Research: Black men have the highest mortality rate from melanoma

Research: Black men have the highest mortality rate from melanoma

According to a recent study published in the Journal of the American Academy of Dermatology, men, especially Black men, are more susceptible to death from melanoma than women. The study, which analyzed data from over 200,000 individuals, revealed that survival rates for melanoma were lowest for Black men, followed by Hispanic, Asian, and American Indian men.

The study also highlighted an interesting finding about melanoma development in individuals with darker skin tones. While people with lighter skin tones tend to develop melanomas in sun-exposed areas of the body, those with darker skin tones are more likely to get melanomas in areas shielded from the sun. This makes it more challenging to detect these melanomas and increases the risk of delayed diagnosis.

Moreover, individuals with darker pigment may find it more difficult to notice the presence of new brown or dark spots on their skin. Therefore, it is crucial for people of all skin tones to protect themselves from excessive sun exposure, remain vigilant in monitoring their skin for any changes, and seek medical attention if any suspicious changes are observed. This includes checking not only the commonly exposed areas but also the palms and soles of the feet.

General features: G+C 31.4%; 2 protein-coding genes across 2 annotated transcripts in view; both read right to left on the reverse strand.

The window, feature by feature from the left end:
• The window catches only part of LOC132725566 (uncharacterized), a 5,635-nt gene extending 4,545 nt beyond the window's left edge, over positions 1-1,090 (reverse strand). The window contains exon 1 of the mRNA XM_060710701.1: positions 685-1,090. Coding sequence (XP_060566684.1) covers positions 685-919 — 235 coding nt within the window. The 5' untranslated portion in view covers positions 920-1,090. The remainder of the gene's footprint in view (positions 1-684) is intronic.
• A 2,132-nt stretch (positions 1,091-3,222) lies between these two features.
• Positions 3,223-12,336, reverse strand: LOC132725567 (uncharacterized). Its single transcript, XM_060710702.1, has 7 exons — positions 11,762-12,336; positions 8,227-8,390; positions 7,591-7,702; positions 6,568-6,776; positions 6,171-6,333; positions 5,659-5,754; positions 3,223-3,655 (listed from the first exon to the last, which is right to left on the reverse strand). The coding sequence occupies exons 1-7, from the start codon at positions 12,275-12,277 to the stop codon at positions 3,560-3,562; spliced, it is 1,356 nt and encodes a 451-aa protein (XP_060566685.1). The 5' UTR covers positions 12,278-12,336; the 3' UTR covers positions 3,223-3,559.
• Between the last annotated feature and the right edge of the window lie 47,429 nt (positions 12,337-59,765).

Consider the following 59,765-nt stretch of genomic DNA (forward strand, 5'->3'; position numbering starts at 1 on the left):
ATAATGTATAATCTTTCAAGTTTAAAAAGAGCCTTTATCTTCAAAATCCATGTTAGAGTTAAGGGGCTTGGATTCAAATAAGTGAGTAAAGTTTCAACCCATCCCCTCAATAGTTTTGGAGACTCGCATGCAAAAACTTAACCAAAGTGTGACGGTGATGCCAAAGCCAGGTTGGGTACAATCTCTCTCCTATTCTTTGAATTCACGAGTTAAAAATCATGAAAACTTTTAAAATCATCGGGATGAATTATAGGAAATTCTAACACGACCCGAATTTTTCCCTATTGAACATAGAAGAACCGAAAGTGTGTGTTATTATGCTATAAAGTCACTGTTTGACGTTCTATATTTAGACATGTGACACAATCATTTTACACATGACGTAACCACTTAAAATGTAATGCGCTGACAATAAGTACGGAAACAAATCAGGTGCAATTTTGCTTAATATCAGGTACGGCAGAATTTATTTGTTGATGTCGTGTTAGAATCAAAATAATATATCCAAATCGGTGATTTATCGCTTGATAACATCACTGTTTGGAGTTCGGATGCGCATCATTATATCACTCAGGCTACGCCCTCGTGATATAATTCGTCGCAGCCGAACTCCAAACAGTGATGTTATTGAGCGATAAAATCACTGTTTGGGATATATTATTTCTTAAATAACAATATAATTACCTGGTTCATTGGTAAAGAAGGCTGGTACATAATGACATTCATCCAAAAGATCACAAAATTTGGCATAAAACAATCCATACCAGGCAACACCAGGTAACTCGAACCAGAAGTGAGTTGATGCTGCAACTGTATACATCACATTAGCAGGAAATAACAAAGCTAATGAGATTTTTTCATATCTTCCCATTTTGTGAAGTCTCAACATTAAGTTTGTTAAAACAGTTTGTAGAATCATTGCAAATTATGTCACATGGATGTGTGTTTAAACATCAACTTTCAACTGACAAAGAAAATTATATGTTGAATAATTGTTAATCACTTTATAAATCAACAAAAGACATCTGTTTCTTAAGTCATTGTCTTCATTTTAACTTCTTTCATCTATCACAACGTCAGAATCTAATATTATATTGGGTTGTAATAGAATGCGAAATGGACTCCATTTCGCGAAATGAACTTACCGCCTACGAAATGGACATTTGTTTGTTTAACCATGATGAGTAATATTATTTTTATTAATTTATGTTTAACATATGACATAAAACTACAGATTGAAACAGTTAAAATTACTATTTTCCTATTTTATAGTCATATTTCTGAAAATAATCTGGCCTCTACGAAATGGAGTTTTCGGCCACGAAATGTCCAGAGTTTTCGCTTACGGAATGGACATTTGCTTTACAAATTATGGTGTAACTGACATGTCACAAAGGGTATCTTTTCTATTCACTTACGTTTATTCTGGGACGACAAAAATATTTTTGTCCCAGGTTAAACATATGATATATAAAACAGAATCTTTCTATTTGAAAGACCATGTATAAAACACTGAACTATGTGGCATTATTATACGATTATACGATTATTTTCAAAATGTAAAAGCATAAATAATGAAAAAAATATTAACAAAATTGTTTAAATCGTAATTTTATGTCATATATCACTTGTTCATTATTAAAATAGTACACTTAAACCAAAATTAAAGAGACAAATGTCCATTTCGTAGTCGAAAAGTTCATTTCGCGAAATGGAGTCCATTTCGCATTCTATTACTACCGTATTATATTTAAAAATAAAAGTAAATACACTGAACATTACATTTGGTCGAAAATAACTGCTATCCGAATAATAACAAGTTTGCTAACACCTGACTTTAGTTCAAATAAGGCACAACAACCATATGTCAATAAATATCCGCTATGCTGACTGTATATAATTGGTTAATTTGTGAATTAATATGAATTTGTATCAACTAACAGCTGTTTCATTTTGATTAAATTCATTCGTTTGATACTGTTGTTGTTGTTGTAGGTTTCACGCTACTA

The study’s findings emphasize the importance of melanoma awareness and prevention strategies, regardless of one’s skin tone. By taking proactive measures to reduce sun exposure and regularly monitoring their skin for any abnormalities, individuals can significantly decrease their risk of melanoma and its potential fatal outcomes.

As a renowned physician and HealthWatch Reporter for CBS Boston/WBZ-TV, Dr. Mallika Marshall has been at the forefront of providing medical insights for over 20 years. Dr. Marshall is an Emmy-award-winning journalist and an expert in both Internal Medicine and Pediatrics. She currently serves on staff at Harvard Medical School and practices medicine at Massachusetts General Hospital, where she is actively assisting COVID-19 patients. She is also a host and contributing editor for Harvard Health Publications, the publishing division of Harvard Medical School.

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